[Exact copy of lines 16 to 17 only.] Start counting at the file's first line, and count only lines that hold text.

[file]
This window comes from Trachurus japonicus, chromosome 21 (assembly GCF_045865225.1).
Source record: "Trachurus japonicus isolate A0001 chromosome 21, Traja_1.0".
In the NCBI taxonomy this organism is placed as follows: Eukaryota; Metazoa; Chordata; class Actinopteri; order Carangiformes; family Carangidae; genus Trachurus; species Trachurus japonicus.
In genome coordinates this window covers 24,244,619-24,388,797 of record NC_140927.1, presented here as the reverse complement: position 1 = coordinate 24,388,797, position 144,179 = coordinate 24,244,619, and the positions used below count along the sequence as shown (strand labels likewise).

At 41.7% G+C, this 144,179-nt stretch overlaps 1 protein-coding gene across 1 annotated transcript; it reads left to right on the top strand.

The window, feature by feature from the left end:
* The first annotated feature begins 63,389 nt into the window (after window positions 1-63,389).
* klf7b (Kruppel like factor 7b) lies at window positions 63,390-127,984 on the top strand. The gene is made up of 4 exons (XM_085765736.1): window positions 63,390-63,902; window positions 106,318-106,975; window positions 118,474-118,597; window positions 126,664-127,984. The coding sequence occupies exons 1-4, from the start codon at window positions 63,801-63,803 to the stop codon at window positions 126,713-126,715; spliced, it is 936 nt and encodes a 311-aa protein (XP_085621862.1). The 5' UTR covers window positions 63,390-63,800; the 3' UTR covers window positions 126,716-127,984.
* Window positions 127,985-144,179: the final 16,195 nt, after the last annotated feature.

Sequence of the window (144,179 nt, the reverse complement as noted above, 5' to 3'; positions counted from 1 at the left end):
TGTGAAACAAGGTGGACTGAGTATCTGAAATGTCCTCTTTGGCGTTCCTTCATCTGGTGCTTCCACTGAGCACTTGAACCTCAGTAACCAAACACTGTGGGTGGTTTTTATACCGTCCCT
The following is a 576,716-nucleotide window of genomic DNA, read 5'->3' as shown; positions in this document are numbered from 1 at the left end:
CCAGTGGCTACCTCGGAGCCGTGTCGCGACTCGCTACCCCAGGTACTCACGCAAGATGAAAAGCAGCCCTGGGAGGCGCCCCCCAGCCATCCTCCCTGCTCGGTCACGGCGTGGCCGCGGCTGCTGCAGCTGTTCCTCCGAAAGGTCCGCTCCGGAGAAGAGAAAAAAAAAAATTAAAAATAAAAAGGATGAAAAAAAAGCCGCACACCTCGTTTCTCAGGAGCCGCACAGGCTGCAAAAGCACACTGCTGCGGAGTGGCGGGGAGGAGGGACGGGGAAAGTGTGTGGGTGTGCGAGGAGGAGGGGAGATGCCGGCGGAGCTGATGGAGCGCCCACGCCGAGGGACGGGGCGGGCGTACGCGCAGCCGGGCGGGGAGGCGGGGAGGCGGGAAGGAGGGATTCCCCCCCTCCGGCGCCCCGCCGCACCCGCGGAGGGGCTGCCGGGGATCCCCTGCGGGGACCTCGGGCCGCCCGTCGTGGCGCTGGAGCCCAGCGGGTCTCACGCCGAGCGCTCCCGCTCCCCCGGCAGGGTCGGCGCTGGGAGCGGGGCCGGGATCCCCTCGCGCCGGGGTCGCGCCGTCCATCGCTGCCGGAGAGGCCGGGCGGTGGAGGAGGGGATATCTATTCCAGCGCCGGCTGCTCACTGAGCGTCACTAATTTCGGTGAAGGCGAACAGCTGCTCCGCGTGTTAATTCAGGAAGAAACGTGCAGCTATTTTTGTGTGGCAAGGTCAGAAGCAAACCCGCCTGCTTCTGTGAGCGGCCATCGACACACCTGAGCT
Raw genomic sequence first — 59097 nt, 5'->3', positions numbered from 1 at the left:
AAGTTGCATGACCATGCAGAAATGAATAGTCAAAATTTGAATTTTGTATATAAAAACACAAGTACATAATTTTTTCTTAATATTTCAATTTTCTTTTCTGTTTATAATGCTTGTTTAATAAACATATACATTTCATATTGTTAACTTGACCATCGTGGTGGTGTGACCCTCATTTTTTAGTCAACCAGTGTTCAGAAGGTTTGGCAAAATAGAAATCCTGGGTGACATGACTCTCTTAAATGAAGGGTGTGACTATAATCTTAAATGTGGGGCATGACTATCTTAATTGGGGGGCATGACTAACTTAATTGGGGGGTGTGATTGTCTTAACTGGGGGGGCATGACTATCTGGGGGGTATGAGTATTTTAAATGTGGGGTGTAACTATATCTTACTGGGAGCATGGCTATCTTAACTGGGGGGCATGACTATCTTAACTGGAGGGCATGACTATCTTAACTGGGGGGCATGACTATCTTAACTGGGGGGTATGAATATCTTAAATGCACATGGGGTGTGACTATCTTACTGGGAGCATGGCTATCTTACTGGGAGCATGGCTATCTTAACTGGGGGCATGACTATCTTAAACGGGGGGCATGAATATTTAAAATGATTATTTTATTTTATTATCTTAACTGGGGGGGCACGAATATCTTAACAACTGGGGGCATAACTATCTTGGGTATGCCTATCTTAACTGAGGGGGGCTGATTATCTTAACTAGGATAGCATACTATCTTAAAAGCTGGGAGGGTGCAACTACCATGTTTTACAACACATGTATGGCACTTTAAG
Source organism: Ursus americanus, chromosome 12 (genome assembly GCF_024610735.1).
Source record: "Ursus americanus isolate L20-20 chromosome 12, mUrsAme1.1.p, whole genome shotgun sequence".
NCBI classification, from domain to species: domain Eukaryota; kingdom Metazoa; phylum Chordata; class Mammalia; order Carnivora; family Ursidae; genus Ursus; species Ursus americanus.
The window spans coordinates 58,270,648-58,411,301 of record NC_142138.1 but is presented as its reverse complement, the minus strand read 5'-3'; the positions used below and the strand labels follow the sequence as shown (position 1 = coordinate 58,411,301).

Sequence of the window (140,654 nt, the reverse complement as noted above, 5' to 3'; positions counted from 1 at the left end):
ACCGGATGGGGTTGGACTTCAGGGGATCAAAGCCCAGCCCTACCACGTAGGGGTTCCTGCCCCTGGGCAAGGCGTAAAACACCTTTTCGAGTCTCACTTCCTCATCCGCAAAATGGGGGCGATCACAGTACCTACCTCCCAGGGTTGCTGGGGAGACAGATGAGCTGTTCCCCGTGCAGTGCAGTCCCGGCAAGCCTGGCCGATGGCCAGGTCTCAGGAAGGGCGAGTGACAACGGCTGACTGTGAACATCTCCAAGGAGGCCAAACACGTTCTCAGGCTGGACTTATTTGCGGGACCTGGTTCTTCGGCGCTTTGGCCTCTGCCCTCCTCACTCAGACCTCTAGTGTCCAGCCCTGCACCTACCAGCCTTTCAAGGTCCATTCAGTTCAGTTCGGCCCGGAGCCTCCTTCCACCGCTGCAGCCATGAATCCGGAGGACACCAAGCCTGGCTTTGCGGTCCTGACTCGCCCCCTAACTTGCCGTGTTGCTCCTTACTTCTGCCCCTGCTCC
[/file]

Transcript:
Source organism: Ursus americanus, chromosome 12 (genome assembly GCF_024610735.1).
Source record: "Ursus americanus isolate L20-20 chromosome 12, mUrsAme1.1.p, whole genome shotgun sequence".